The ongoing locust invasion poses a threat to the country’s food security with the expected damage in main production areas raising fear of maize shortage this year.
Agriculture Principal Secretary Hamadi Boga said there was a high likelihood for these insects, which have invaded the country since December, to damage the young maize crop in the field.
This comes at a time when the actual damage caused by the insects during the last crop season is yet to be determined. Red Cross has been subcontracted by Food and Agriculture Organisation to assess the loss in different parts of the country.
Prof Boga said the insects previously mainly affected vegetation with little damage on the food crops given that rains experienced in the country since last year created a lot of forage for them to feed on.
“The damage has so far not been significant on the food crop. However, with the planting of this season’s maize crop, the locust may cause a big challenge if they will still be around when the crop starts sprouting,” said Prof Boga.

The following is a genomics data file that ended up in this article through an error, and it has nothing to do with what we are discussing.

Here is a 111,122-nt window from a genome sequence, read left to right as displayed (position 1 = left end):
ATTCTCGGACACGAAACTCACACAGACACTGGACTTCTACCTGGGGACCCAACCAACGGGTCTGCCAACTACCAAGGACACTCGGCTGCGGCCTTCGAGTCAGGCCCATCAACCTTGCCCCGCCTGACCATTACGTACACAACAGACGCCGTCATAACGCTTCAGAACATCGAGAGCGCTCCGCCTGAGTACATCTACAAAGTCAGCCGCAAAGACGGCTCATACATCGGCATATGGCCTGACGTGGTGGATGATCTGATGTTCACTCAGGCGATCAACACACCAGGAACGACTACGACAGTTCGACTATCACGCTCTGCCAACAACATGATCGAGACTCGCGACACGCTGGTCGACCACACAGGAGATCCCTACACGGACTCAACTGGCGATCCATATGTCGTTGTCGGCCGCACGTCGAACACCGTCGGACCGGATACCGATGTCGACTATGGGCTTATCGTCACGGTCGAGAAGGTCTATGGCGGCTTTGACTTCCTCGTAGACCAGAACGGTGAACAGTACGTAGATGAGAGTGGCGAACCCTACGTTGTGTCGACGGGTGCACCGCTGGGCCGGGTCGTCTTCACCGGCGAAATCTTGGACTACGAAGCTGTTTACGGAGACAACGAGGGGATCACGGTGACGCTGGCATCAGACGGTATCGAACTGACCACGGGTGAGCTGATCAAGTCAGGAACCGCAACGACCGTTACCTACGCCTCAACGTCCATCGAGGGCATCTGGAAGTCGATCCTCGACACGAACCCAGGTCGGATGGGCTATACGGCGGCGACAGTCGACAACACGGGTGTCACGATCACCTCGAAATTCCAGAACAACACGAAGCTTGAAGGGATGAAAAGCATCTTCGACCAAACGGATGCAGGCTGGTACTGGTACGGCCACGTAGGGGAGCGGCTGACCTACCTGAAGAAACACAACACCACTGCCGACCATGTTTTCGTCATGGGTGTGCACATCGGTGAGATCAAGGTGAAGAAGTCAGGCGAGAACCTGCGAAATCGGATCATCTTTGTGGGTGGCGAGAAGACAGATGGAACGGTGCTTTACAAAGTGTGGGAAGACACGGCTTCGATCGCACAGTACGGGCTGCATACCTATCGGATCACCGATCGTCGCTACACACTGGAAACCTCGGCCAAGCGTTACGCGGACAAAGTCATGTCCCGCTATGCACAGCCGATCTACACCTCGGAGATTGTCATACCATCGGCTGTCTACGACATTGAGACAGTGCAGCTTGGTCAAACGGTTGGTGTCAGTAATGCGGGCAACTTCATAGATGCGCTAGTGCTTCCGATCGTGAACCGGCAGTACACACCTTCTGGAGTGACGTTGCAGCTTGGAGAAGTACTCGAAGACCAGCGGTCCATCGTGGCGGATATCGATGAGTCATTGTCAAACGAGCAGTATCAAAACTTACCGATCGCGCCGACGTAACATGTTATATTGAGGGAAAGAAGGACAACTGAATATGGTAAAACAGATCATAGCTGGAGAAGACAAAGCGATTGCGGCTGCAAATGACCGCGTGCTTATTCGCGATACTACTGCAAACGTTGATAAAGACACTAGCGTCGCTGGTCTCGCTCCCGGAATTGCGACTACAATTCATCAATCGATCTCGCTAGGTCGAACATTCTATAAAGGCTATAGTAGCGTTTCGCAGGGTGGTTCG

A few farmers have planted in the North Rift even as the exercise was interrupted by Covid-19 that has resulted in shortage of farming inputs.
The ministry announced last week it was in the process of completing the sourcing of 100,000 litres of pesticide to fight the locust menace even as the new generation of insects was expected to hit the country soon.
So far the government has so far deployed nine aircraft, one for surveillance and eight for aerial spraying. In addition, a total of about 38,595 litres of pesticides have been distributed.